My first exposure to talks about abortion came from the conservative Chinese church I attended growing up. The youth minister, the head pastor, almost all of the adults, and almost all of the children espoused the same approach: no tolerance—abortion is wrong; it's murder; it should be illegal; and the only possible excuse for it is rape. The propaganda they fed me was the following:
- Pictures of how disgusting and brutal abortions were
- Stories of mothers who had regretted their abortions
- Psalm 139:13
- Statistics of how many babies were left unadopted each year versus how many abortions occurred
There may have been more, but that was the gist of it. There were several things that troubled me about the pro-life propaganda at our church (and, I do not believe it was at just our church—but, for now, I will concern myself with the model, not the scope).
In light of the popular evangelical campaign of the 1990s, WWJD, harping on how abortion is murder and should be illegal did not seem like something Jesus would have done. In fact, I'm sure abortions or infanticide occurred during Jesus' time. He may not have approved of it, but he spent most of his time preaching, performing miracles, and loving people. The emphasis seems out of place, in other words. We, as loving Christians, should be spending most of our energy somewhere else.
The strong association my church made between being Christian and being pro-life was also disturbing. There were, of course, pro-choice members of the congregation, but they were constantly subjected to pro-life rhetoric from the pulpit, in the Sunday School classrooms, and even in everyday conversation. What seemed odd to me about it was the idea implicit in equating Christianity with the pro-life movement that Christians somehow valued life more than non-Christians, that telling a Christian that abortion was taking a life would somehow mean more to that person than telling a "heathen" the same thing. Do not even "heathens" hold life sacred?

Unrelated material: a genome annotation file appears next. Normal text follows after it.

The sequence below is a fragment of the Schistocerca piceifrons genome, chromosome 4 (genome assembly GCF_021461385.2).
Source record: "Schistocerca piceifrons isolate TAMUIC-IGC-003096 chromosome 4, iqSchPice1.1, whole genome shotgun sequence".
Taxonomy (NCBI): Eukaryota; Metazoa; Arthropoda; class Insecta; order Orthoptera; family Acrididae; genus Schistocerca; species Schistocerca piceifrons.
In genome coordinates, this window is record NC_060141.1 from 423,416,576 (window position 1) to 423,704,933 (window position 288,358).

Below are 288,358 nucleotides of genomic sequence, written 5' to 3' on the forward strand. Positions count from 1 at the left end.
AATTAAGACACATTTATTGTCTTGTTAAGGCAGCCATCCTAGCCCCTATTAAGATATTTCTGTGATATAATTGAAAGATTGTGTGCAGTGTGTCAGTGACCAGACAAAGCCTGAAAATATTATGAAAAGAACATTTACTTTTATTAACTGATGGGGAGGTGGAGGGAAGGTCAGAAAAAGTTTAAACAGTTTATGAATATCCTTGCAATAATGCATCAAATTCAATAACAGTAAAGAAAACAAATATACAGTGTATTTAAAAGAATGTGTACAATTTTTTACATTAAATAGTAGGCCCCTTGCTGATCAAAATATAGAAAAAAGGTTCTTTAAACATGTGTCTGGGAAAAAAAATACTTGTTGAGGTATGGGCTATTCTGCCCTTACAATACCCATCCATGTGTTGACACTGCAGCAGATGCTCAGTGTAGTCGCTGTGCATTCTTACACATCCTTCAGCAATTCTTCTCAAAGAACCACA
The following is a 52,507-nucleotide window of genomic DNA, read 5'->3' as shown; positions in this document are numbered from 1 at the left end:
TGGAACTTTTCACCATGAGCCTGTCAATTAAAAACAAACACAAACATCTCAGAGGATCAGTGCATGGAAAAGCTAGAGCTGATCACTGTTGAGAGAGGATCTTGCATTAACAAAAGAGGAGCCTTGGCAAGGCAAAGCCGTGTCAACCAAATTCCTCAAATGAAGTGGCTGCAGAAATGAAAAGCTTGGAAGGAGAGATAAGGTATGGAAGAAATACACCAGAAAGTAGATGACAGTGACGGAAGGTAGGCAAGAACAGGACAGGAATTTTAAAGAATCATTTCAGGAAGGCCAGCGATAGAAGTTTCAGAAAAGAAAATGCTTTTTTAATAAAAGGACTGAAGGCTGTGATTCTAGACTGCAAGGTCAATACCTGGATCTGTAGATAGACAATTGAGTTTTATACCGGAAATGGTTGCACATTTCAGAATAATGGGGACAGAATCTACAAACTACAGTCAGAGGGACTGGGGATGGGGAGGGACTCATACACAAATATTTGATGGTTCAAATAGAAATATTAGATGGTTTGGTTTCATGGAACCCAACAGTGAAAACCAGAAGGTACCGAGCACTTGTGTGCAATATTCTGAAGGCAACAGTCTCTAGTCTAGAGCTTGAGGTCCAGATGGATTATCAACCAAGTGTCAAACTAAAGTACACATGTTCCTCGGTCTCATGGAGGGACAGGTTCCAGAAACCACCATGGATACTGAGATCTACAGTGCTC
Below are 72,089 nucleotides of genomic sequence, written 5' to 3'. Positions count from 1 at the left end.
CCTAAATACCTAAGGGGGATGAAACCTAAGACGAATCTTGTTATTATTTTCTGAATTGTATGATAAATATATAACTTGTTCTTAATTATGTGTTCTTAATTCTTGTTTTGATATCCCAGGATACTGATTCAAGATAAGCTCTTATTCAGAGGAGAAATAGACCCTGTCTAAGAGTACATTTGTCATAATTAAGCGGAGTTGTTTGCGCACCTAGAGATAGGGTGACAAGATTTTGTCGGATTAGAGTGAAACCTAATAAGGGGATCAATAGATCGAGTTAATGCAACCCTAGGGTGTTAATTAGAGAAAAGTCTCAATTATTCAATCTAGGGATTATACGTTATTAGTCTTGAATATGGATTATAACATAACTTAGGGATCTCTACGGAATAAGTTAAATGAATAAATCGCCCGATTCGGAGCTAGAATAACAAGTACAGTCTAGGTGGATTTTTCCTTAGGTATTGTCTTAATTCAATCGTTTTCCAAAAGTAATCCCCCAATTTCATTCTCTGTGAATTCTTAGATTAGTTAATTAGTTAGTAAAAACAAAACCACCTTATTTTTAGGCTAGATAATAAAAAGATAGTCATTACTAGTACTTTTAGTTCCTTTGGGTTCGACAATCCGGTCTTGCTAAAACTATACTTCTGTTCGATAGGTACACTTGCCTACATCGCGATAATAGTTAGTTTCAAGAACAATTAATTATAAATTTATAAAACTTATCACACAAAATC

The quoting of Psalm 139 I found simply amusing. To our detriment as Christians, historically the church has misquoted scripture to support anything from torture and animal cruelty to slavery and misogyny. Psalm 139 speaks of God making David: "For you created my inmost being; you knit me together in my mother's womb" (NIV). God's "knitting" supposedly means that David was "alive" or "human" even as a fetus and that killing him then must have been just the same as killing him at the time he wrote the psalm. But how could seminary-trained religious scholars even imagine David was singing anti-abortion rhetoric or even establishing a theological basis for a scientific view on when babies are "alive" or "human"? Didn't the church learn that what Biblical figures viewed as science is not meant to be theological truth? Isn't that why Galileo got in trouble with the church? Now, of course, all Christians believe the earth revolves around the sun. The context of the psalm (which, interestingly enough, most of the preachers I've heard quoting the psalm leave out) is speaking about how well God knows David: "Before a word is on my tongue you know it completely" (139:4, NIV), "When I was woven together in the depths of the earth, your eyes saw my unformed body. All the days ordained for me were written in your book before one of them came to be" (139:15-16, NIV).